11.11.2009 Policy Points

Helping Low-Income Adults Succeed

Recent years have seen a burst in public, private, nonprofit, and philanthropic efforts designed to help low-income young adults acquire postsecondary credentials and career-relevant skills.  For instance, the Bill and Melinda Gates Foundation is seeking to double the number of low-income students who earn a meaningful postsecondary credential by age 26.

Unfortunately, the sheer volume of programmatic and policy activities has led to to confusion over what works and how effective programs could be structured. To bring clarity to the discussion, The Workforce Strategy Center, a New York-based research firm, recently published a typology of innovative efforts.

The center scanned existing practices and identified those that met four criteria: 1) help low-income students earn meaningful postsecondary credentials; 2) partner with employers in industries relevant to regional economies; 3) cultivate employer involvement and commitment; and 4) demonstrate portability, scalability, and replicability.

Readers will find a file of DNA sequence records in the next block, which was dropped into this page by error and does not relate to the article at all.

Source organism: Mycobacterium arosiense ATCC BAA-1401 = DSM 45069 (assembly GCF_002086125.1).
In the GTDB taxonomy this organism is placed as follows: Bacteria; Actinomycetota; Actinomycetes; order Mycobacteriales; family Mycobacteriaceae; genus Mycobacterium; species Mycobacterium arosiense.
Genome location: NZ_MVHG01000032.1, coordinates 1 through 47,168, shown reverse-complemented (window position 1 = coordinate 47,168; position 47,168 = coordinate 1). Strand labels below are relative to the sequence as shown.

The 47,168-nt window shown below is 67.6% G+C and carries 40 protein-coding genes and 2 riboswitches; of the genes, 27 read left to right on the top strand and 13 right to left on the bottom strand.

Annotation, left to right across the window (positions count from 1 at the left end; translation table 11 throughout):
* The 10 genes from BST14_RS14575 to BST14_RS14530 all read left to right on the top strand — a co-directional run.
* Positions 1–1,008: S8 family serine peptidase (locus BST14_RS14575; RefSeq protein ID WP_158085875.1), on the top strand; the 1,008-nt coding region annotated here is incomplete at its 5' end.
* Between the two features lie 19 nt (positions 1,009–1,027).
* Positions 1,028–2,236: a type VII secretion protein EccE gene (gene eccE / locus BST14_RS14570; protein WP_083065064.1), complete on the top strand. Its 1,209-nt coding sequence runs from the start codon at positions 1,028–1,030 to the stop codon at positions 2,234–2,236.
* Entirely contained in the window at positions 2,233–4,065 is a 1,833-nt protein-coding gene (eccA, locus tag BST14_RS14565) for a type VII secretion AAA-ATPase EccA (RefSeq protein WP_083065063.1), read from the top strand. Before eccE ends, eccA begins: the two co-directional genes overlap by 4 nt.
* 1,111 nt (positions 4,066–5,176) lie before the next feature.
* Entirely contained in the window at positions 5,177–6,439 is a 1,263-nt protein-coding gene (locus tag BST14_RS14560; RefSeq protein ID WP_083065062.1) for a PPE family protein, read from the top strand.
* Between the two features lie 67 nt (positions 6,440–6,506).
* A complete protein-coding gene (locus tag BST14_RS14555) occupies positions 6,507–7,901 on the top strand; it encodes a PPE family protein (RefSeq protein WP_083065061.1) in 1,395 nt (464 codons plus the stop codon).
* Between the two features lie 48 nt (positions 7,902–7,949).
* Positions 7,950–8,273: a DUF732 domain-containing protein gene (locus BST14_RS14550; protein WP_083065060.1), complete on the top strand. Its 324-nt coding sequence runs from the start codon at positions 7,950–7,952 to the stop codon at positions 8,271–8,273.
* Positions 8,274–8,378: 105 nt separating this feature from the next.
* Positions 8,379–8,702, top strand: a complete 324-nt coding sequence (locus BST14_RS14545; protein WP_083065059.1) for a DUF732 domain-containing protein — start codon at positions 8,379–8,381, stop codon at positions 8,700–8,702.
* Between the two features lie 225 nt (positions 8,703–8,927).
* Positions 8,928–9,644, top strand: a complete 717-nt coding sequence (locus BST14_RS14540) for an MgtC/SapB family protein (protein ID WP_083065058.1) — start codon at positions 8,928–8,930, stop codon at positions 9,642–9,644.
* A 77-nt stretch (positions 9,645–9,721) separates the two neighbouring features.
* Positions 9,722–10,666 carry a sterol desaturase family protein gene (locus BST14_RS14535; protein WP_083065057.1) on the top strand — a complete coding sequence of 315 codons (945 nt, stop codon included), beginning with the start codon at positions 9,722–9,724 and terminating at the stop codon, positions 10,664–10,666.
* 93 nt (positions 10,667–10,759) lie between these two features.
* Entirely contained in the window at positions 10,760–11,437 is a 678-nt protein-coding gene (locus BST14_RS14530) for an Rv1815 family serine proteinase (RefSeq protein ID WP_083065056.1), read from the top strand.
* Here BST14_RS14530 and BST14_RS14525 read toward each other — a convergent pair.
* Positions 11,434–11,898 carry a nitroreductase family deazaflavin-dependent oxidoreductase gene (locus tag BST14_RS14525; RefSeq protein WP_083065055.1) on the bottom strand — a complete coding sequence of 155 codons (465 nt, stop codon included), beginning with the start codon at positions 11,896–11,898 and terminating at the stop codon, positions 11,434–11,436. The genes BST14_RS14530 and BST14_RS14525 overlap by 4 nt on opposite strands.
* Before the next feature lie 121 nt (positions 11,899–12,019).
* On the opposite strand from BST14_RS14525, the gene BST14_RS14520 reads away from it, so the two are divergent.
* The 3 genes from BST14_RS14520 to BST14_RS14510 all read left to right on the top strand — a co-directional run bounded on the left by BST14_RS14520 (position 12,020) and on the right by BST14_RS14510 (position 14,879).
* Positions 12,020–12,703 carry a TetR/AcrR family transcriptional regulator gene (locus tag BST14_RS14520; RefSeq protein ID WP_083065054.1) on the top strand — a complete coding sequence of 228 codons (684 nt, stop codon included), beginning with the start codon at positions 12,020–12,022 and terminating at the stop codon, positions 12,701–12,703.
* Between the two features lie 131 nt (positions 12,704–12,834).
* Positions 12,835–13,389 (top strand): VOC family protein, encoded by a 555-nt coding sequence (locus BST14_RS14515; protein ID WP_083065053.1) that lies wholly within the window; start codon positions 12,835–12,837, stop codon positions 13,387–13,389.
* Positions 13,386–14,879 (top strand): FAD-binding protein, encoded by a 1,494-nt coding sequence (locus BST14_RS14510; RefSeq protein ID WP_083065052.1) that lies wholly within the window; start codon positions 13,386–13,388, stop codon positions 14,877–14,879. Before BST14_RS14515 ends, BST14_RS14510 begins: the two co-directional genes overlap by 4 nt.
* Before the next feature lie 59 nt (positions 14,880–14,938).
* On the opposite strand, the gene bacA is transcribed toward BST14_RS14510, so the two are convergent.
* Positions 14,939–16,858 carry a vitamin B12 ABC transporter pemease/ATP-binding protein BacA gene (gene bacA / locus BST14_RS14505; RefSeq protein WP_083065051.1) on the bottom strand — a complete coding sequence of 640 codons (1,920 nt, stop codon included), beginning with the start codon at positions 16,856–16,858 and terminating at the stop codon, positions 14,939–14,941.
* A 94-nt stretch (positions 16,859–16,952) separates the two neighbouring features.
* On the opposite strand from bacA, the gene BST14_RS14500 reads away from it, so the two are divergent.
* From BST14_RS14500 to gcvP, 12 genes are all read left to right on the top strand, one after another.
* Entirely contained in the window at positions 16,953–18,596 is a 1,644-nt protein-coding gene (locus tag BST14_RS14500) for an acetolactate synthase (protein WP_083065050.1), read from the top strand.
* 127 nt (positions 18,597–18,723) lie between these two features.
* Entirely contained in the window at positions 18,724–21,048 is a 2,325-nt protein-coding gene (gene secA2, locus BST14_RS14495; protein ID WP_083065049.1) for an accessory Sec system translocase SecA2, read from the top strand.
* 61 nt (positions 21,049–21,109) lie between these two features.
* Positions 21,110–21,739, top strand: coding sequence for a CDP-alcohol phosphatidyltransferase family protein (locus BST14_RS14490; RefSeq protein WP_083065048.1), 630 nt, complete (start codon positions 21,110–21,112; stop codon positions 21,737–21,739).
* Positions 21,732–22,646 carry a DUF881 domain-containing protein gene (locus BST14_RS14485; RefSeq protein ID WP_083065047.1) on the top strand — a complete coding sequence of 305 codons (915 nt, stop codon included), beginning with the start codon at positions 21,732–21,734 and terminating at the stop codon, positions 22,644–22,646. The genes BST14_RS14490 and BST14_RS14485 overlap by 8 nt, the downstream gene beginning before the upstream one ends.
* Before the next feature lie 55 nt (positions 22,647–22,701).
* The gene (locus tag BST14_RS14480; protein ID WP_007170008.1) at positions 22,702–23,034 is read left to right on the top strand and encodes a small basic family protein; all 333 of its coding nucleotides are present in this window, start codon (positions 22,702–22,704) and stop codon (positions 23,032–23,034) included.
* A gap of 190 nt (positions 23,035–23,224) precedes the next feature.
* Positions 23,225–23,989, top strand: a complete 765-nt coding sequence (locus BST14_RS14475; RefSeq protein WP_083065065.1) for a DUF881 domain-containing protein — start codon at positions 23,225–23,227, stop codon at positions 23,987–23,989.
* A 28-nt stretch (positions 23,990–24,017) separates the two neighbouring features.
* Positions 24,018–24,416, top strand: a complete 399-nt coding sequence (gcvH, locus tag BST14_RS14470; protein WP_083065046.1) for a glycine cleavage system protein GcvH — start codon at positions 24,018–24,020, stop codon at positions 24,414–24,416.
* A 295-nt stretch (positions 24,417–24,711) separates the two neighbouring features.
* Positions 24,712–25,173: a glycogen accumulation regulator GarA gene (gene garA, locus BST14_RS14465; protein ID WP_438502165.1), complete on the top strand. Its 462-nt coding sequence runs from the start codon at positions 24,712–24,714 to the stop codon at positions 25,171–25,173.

Using those criteria, the center then identified 14 major models that can be classified by organizational type, target populations, target industries, location, governance, funding, scale, and outcomes. In general, concludes the study, successful efforts share certain common features, including the following:


  • Support services.
  • Case manager.
  • Steady income.
  • Flexibility.


  • Direct connection to the labor market.
  • Accountability, using data.
  • Hands on curriculum, industry-certified.
  • Partnerships, multiple funding streams.


  • A relationship that adds value.
  • An intermediary, liaison, or other g0-between.
  • A menu of employer engagement options.
  • An industry sector concentration.
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